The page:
Boogie Nights (1997)

D: Paul Thomas Anderson
S: Mark Wahlberg, Burt Reynolds, Julianne Moore

Though overlong, this comic epic about the life of a porn star in the 1970s and 80s has enough good natured satire and workmanlike moral dramatics to hold together most of the way to the end. It charts the story of well endowed Mark Wahlberg, a bus boy who comes to the attention of adult film director Burt Reynolds. He gradually makes his way to the top of a doomed profession just before video ends the party and ends up turning tricks for a few dollars in a world that doesn't remember him. Though curiously avoiding any mention of AIDS, the film details the descent from free love and good time disco parties and pool side hot tubs of the 1970s to the crass and empty marketing machine populated with embittered egomaniacs and murderous cocaine fiends in the early 1980s. This moral fable often threatens to become routine, and is distended in the latter stages, but takes in a great many of the basic questions one might have about the motivations and mentalities of the characters it chooses to focus upon and is enjoyable to watch for most of the running time.

On the whole the film is easy going and effective, with a refreshingly direct and not unwise attitude to sexuality and to the retro-chic worship of the 1970s so prevalent in 1990s cinema. Anderson manages to deal tastefully with a potentially censor-enraging subject, and with not undue moral wrist-slapping, escapes the dread 'exploitation' label which damned the world upon which it is based. But it is still capable of delivering a good time for the attuned,with plenty of witty and wise jabs at the pretensions of people and society, and eventually, despite the plethora of storylines and characters, comes to a not undeserved happy ending. These characters deserve to escape the ravages of reality which sometimes assail them, and the film concludes with a joke at the expense of Martin Scorsese's Raging Bull that leaves you smiling for all kinds of reasons.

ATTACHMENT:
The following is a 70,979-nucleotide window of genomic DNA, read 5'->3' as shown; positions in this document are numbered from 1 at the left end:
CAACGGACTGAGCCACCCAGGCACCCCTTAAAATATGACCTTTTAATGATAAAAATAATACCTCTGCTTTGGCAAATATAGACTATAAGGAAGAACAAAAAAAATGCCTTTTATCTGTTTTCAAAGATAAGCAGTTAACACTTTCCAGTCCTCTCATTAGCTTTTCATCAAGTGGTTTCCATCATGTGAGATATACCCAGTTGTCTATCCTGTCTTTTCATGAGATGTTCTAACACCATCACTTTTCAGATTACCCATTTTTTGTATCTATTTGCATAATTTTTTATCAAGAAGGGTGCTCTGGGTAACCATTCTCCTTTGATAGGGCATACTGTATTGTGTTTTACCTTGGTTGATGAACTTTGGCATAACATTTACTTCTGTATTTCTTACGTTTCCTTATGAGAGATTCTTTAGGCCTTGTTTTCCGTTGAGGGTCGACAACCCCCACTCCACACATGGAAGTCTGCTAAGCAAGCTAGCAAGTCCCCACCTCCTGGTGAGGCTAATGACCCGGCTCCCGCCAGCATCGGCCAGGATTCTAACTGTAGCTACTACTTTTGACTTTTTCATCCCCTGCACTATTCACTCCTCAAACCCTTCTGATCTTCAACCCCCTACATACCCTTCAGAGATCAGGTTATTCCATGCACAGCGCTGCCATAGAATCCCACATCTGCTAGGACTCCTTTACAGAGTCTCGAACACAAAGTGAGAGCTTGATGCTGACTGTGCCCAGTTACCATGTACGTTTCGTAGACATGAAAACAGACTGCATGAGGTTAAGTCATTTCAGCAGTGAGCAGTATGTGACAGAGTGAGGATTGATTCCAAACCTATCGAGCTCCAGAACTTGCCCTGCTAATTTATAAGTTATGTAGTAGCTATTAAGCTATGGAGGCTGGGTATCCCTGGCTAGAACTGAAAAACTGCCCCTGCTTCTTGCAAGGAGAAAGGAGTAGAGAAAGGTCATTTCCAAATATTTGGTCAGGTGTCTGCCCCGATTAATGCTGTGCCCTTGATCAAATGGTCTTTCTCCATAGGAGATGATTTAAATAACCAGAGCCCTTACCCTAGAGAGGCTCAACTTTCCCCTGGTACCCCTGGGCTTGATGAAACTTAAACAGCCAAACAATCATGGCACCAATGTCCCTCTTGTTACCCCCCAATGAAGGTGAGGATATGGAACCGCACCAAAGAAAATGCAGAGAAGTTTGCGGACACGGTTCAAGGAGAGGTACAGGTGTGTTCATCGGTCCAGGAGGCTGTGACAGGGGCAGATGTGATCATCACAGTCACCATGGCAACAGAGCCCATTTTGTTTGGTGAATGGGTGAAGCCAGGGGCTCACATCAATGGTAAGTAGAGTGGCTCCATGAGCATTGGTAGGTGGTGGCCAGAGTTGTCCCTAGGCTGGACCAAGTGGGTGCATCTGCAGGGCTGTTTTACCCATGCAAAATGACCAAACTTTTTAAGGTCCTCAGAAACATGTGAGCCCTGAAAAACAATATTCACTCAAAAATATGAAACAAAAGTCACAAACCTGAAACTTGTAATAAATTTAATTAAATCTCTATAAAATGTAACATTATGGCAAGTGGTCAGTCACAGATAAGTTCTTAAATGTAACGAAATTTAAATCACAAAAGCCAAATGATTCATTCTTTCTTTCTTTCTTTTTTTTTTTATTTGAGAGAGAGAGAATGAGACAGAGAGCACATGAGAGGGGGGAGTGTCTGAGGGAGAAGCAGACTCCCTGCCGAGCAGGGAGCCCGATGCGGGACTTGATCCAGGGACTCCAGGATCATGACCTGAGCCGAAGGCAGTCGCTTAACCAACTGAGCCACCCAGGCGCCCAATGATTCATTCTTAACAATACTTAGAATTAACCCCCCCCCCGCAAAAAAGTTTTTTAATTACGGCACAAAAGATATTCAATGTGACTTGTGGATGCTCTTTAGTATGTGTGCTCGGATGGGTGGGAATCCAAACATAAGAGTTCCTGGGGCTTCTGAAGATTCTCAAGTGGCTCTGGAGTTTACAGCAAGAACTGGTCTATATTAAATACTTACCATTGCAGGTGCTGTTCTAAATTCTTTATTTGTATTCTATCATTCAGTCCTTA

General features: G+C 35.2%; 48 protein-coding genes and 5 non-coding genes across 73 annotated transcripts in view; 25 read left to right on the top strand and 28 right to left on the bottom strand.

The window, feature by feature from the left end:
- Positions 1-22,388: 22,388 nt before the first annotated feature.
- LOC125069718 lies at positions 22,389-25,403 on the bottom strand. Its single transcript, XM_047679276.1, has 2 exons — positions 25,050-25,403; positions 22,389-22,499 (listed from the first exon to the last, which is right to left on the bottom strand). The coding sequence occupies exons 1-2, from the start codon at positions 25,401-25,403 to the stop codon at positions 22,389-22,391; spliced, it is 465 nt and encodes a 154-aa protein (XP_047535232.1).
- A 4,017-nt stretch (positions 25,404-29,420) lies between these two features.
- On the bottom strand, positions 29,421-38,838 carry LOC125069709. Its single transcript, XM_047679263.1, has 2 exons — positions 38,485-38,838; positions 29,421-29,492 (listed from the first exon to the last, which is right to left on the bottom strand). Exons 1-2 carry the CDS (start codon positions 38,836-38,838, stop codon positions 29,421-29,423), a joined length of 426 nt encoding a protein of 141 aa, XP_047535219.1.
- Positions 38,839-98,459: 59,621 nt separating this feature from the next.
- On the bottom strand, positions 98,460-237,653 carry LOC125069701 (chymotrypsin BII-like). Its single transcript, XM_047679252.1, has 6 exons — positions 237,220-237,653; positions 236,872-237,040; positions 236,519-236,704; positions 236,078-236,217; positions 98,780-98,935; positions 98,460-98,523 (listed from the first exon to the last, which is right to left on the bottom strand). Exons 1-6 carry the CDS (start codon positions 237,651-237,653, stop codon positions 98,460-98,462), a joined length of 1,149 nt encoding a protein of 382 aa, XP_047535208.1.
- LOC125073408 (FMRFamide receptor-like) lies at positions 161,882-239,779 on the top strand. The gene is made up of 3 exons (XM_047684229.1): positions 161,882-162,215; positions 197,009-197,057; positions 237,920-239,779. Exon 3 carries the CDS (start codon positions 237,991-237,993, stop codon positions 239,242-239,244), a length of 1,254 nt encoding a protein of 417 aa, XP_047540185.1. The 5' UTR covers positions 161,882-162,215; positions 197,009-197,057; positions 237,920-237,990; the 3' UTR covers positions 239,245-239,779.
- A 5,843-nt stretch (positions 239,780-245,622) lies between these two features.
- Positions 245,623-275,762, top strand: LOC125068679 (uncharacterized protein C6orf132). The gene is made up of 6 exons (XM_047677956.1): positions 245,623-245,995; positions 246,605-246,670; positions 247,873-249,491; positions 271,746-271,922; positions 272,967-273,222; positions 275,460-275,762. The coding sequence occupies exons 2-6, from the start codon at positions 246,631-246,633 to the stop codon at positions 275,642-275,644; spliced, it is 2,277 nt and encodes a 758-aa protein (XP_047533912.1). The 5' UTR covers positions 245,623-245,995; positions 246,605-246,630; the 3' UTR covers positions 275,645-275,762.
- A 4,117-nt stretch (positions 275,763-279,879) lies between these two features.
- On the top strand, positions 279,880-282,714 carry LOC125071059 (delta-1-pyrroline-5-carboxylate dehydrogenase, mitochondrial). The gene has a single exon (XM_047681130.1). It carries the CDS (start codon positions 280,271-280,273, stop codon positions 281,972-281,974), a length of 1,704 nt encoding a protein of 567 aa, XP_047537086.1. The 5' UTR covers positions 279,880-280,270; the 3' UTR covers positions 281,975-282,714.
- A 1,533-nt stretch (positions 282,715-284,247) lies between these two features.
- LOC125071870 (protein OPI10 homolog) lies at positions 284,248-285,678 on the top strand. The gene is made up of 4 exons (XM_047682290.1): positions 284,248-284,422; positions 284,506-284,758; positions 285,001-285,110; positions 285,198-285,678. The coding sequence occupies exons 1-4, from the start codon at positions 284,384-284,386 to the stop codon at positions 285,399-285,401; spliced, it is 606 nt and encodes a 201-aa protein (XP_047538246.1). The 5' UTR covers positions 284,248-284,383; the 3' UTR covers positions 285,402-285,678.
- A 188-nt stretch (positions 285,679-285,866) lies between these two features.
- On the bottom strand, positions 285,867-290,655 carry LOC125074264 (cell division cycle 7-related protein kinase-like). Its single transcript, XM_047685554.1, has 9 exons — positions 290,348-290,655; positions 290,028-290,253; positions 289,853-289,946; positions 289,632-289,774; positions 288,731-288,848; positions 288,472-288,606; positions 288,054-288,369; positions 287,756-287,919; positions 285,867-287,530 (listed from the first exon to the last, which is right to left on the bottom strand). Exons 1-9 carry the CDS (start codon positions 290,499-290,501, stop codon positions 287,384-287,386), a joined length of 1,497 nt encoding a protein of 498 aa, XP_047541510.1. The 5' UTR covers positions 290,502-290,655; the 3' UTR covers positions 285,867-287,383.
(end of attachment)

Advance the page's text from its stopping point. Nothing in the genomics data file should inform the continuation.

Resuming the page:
On the acting side, Wahlberg has finally found himself a perfect role in the hilariously named Dirk Diggler. The character's combination of clueless blundering and raw ambition suits the actor well; and not requiring a performance of any great magnitude, he holds the film with relative ease. More challenged by far is Burt Reynolds, who turns in a terrific performance as the porn director who hopes to make pictures the audience have to stay to see the end of, but who is eclipsed in his moment of triumph by his own Frankenstein's monster. Julianne Moore is somewhat more wired as his long time lover whose drug habits have kept her from her biological son and made her a surrogate mother to the extended family of actors and technicians who populate Reynolds' playboy mansion. All of the supporting cast are on target, and the film features some of the best ensemble acting this side of L.A. Confidential. That it focuses on so many characters is both a strength and a problem, requiring a good deal of screen time to resolve but allowing plenty of breaks in the narrative for reflection and development.

Boogie Nights is not the best film you're likely to see in your lifetime, but it continues the pop postmodernism of Goodfellas and Pulp Fiction in an affable form. The questions it raises regarding sex and society are neither profound nor insightful, but they are memorable and pointed all the same. Particularly effective is the scene with Reynolds making an undignified video vérité in the back seat of a Limo which goes horribly wrong and reminds the participants of the choices they have made in their lives. With a kickin' soundtrack and plenty of retro vibes, the film will also appeal simply on the level of spectacle, where it is best received. Boogie Nights is fun the way the seventies and the porno industry probably never really were deep down (check out The Ice Storm for a different take on some of the same subject matter from the same year of production), and though it is not so stupid as not to acknowledge this, it does eventually wrap itself up more like an episode of The Love Boat than Mean Streets.

Review by Harvey O'Brien copyright 1998.